Preparation time is time during which teachers are not assigned teaching or supervision duties. In the elementary building, the time from 8:00 to 8:30 a.m. is not preparation time if teachers are assigned to their rooms and responsible for the students in the room.

. . .

3. Teachers, when assigned, may teach or supervise a seventh period in a seven period day, or seven or eight periods in an eight period day. A teacher so assigned will be paid extra as follows:

a. Preparation time between 450 and 599 minutes per week:

- 1/8 additional salary if lost preparation time is due to an additional teaching assignment during an eight period day;

- 1/16 additional salary if lost preparation time is due to an additional supervising assignment during and eight period day;

b. Preparation time below 450 minutes per week:

- 1/4 additional salary if lost preparation time is due to an additional teaching assignment;

- 3/16 additional salary if lost preparation time is due to an additional teaching assignment;

. . .

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F. School Day

A normal school day shall be from 8 a.m. to 4 p.m. or 7:30 a.m. to 3:30 p.m. . . .

G. Extra Pay for Extra Work

Teachers may be assigned to and expected to participate in advising and supervising all activities without extra compensation except those activities enumerated on the schedule set forth as Appendix B, a copy of which is attached hereto and made a part thereof. (Sic)

. . .


The operative facts here are not in dispute. The Grievants, Jane Borofka, Kris Jaenke and Mark Grossinger, are all 4th grade teachers employed by the District. Each works an eight-hour work schedule which begins at either 7:30 a.m. or 8:00 a.m. and ends at either 3:30 p.m. or 4:00 p.m. At 1:35 each day each of the Grievants turn their classes over to a specialist who teaches phy. ed., music, art or library for the rest of the day. As a general rule the students, once passed from the teacher to the specialist, are then passed directly from one specialist to the other until the end of the student's school day. The Grievants have that time, i.e. from 1:35 p.m. until the end of their day, as prep time.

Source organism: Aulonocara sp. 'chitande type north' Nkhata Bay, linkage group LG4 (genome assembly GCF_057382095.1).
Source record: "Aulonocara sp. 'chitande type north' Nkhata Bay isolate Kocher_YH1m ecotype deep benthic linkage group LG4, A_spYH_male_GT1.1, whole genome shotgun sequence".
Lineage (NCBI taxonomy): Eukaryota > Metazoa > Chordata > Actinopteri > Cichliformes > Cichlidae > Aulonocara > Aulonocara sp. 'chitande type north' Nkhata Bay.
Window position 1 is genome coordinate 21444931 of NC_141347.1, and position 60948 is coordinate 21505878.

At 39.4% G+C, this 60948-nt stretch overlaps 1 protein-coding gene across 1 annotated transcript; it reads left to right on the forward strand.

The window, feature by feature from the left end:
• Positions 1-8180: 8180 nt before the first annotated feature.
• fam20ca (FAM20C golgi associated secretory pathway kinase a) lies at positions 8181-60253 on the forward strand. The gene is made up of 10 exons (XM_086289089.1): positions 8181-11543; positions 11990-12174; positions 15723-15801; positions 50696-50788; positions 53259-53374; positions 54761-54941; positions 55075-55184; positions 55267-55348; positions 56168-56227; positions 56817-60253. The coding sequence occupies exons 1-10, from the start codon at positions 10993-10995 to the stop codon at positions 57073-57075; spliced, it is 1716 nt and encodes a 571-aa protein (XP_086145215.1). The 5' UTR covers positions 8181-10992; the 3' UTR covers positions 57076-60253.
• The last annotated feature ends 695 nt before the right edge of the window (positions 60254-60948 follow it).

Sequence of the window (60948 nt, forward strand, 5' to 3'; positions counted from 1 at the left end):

In October and November, 2006, two special events were scheduled during a portion of the day which would otherwise be spent with the specialists. On October 31, 2006 a Halloween parade was to take place between 2:15 p.m. and 3:00 p.m. and on November 10, 2006 a Veteran's Day observance was to take place between 1:30 p.m. and 2:00 p.m. On both of these occasions the Grievants each escorted their respective students to these two events and supervised them during the events. They then escorted the students back to their classrooms after the events had concluded. After the Veteran's Day observance, the specialist teachers resumed teaching their respective classes.

On November 10, 2006 each of the Grievants filed a request for extra pay for the time spent at the above two events. In the case of Borofka and Jaenke, they requested the pay specifically for "loss of prep" time. Grossinger did not designate the reason for his extra pay request. All three requested pay in the amount of $8.00 for the thirty minute Veteran's Day observance event and $16.00 for the forty-five minute Halloween Parade. These payments were initially approved by Elementary School Principal Gayle Holte and subsequently disapproved by District Administrator Craig Hitchens on the grounds that the Grievants had not fallen below the contractual "prep time" allotment and on the grounds that none of the Grievants were contractually entitled to substitute pay. The Administrators denial of the extra pay request resulted in the